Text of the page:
Amal Clooney to represent jailed former president of Maldives Mohamed Nasheed
Human rights lawyer Amal Clooney has agreed to represent former President Mohamed Nasheed. (Image: Twitter)
Jailed former president of Maldives Mohamed Nasheed on Tuesday announced a high-profile international legal team, including prominent rights lawyer Amal Clooney, to prepare a fresh attempt to secure his release from prison.
Nasheed was imprisoned for 13 years last month following a rushed trial which the UN says was in violation of Maldives' own laws and practices and international standards.
Nasheed's office said three celebrity lawyers had agreed to represent him.
It named them as Jared Genser, who had represented Myanmar's Aung San Suu Kyi; Ben Emmerson, a judge on war crimes in Rwanda and the former Yugoslavia; and Amal Clooney, the wife of Hollywood star George Clooney, who had defended the former Ukrainian prime minister Yulia Tymoshenko.
"I am very pleased to have such an extraordinary team agree to take up my legal defence internationally," Nasheed was quoted as saying in a statement issued by his office.
It was not clear how the team would work to secure his release after a deadline to file a formal appeal against his conviction and sentence lapsed late last month.
Nasheed insisted that Maldivian authorities blocked his appeal by not releasing the court transcripts necessary to file it.
With the appointment of a foreign panel to represent him, Nasheed said he was eager to expose what he called the autocratic rule of President Abdulla Yameen.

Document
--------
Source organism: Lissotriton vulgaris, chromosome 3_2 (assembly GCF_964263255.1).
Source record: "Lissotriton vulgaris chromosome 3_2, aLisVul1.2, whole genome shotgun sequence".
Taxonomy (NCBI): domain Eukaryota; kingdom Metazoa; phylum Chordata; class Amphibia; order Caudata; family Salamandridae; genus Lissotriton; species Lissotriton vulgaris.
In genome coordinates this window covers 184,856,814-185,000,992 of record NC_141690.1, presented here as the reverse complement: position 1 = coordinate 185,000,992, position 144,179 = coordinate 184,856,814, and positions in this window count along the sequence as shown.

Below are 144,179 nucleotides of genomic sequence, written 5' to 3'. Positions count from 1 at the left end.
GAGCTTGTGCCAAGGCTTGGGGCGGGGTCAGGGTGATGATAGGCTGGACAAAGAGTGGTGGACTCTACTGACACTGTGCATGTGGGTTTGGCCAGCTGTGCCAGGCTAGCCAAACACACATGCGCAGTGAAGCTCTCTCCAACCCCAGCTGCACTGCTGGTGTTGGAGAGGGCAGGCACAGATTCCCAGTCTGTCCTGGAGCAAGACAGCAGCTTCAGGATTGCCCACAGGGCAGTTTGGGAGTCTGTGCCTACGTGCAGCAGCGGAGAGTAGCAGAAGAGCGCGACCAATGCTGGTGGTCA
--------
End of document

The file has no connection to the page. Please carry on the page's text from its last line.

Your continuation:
"I am determined to ensure the world understands the injustice of my detention and the broader suffering of the Maldivian people under President Yameen," he said.
The Maldives government has resisted international pressure to release Nasheed, jailed under tough anti-terror laws for ordering the arrest of a chief judge in 2012 when he was president.
The Maldivian government said last month that Nasheed had decided not to appeal, a claim denied by the former president.
The decision to prosecute Nasheed under terror laws has made his conviction particularly controversial and sparked a series of protests.
Nasheed's party says the verdict has dealt a blow to the country's young democracy seven years after it embraced multi-party elections following three decades of rule by Maumoon Abdul Gayoom, the current leader's half-brother.
The opposition has held night-time rallies over the past year to protest at what it calls growing authoritarianism, which has damaged the atoll nation's image as a tourist paradise.